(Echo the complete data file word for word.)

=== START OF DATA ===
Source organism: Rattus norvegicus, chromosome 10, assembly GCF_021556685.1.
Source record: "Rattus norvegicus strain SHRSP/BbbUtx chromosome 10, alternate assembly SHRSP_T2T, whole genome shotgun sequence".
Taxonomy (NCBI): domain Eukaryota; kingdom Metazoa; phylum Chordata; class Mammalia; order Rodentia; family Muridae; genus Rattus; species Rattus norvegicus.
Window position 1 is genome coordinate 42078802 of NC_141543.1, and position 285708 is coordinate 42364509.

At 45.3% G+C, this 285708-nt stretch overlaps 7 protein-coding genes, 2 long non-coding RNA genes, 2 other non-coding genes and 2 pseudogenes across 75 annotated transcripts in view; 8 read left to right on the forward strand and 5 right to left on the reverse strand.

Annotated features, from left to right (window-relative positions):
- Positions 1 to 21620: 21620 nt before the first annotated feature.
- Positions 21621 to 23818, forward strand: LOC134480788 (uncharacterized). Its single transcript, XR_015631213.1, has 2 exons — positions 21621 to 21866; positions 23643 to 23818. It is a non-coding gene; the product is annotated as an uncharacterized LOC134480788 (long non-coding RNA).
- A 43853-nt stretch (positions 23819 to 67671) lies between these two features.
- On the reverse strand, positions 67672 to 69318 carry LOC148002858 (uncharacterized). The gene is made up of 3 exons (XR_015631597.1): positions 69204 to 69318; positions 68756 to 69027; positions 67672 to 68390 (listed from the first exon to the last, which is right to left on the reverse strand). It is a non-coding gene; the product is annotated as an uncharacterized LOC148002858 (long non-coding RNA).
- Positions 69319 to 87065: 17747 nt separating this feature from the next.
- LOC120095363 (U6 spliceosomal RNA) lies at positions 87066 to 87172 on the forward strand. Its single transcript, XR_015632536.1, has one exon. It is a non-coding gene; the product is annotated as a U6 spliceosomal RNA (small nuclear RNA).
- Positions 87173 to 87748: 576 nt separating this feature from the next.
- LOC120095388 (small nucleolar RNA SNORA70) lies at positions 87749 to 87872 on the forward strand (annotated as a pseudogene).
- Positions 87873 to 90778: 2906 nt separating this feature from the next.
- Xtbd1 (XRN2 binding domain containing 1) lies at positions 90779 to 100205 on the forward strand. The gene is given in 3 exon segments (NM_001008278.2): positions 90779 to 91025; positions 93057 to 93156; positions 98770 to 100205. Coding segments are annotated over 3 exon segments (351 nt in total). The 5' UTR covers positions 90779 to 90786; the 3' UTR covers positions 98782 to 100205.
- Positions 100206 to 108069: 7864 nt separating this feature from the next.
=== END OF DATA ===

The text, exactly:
Source organism: Rattus norvegicus, chromosome 10, assembly GCF_021556685.1.
Source record: "Rattus norvegicus strain SHRSP/BbbUtx chromosome 10, alternate assembly SHRSP_T2T, whole genome shotgun sequence".
Taxonomy (NCBI): domain Eukaryota; kingdom Metazoa; phylum Chordata; class Mammalia; order Rodentia; family Muridae; genus Rattus; species Rattus norvegicus.
Window position 1 is genome coordinate 42078802 of NC_141543.1, and position 285708 is coordinate 42364509.

At 45.3% G+C, this 285708-nt stretch overlaps 7 protein-coding genes, 2 long non-coding RNA genes, 2 other non-coding genes and 2 pseudogenes across 75 annotated transcripts in view; 8 read left to right on the forward strand and 5 right to left on the reverse strand.

Annotated features, from left to right (window-relative positions):
- Positions 1 to 21620: 21620 nt before the first annotated feature.
- Positions 21621 to 23818, forward strand: LOC134480788 (uncharacterized). Its single transcript, XR_015631213.1, has 2 exons — positions 21621 to 21866; positions 23643 to 23818. It is a non-coding gene; the product is annotated as an uncharacterized LOC134480788 (long non-coding RNA).
- A 43853-nt stretch (positions 23819 to 67671) lies between these two features.
- On the reverse strand, positions 67672 to 69318 carry LOC148002858 (uncharacterized). The gene is made up of 3 exons (XR_015631597.1): positions 69204 to 69318; positions 68756 to 69027; positions 67672 to 68390 (listed from the first exon to the last, which is right to left on the reverse strand). It is a non-coding gene; the product is annotated as an uncharacterized LOC148002858 (long non-coding RNA).
- Positions 69319 to 87065: 17747 nt separating this feature from the next.
- LOC120095363 (U6 spliceosomal RNA) lies at positions 87066 to 87172 on the forward strand. Its single transcript, XR_015632536.1, has one exon. It is a non-coding gene; the product is annotated as a U6 spliceosomal RNA (small nuclear RNA).
- Positions 87173 to 87748: 576 nt separating this feature from the next.
- LOC120095388 (small nucleolar RNA SNORA70) lies at positions 87749 to 87872 on the forward strand (annotated as a pseudogene).
- Positions 87873 to 90778: 2906 nt separating this feature from the next.
- Xtbd1 (XRN2 binding domain containing 1) lies at positions 90779 to 100205 on the forward strand. The gene is given in 3 exon segments (NM_001008278.2): positions 90779 to 91025; positions 93057 to 93156; positions 98770 to 100205. Coding segments are annotated over 3 exon segments (351 nt in total). The 5' UTR covers positions 90779 to 90786; the 3' UTR covers positions 98782 to 100205.
- Positions 100206 to 108069: 7864 nt separating this feature from the next.